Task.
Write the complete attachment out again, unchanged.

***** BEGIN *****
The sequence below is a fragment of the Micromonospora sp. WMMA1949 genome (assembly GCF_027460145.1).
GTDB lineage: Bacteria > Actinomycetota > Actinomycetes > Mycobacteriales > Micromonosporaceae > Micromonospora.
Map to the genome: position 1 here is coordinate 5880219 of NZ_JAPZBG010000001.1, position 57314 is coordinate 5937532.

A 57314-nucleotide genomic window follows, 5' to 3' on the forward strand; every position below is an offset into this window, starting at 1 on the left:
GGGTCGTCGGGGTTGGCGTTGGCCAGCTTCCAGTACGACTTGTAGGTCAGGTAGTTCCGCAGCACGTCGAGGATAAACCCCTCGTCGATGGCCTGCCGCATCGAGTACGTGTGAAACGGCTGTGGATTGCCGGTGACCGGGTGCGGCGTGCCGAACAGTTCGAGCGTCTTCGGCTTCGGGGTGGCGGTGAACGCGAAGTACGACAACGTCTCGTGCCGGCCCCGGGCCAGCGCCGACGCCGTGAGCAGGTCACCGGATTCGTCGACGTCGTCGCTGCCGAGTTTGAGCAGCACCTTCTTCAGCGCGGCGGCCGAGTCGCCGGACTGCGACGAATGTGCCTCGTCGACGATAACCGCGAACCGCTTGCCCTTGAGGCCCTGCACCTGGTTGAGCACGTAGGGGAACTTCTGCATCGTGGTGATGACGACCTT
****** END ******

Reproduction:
The sequence below is a fragment of the Micromonospora sp. WMMA1949 genome (assembly GCF_027460145.1).
GTDB lineage: Bacteria > Actinomycetota > Actinomycetes > Mycobacteriales > Micromonosporaceae > Micromonospora.
Map to the genome: position 1 here is coordinate 5880219 of NZ_JAPZBG010000001.1, position 57314 is coordinate 5937532.

A 57314-nucleotide genomic window follows, 5' to 3' on the forward strand; every position below is an offset into this window, starting at 1 on the left:
GGGTCGTCGGGGTTGGCGTTGGCCAGCTTCCAGTACGACTTGTAGGTCAGGTAGTTCCGCAGCACGTCGAGGATAAACCCCTCGTCGATGGCCTGCCGCATCGAGTACGTGTGAAACGGCTGTGGATTGCCGGTGACCGGGTGCGGCGTGCCGAACAGTTCGAGCGTCTTCGGCTTCGGGGTGGCGGTGAACGCGAAGTACGACAACGTCTCGTGCCGGCCCCGGGCCAGCGCCGACGCCGTGAGCAGGTCACCGGATTCGTCGACGTCGTCGCTGCCGAGTTTGAGCAGCACCTTCTTCAGCGCGGCGGCCGAGTCGCCGGACTGCGACGAATGTGCCTCGTCGACGATAACCGCGAACCGCTTGCCCTTGAGGCCCTGCACCTGGTTGAGCACGTAGGGGAACTTCTGCATCGTGGTGATGACGACCTT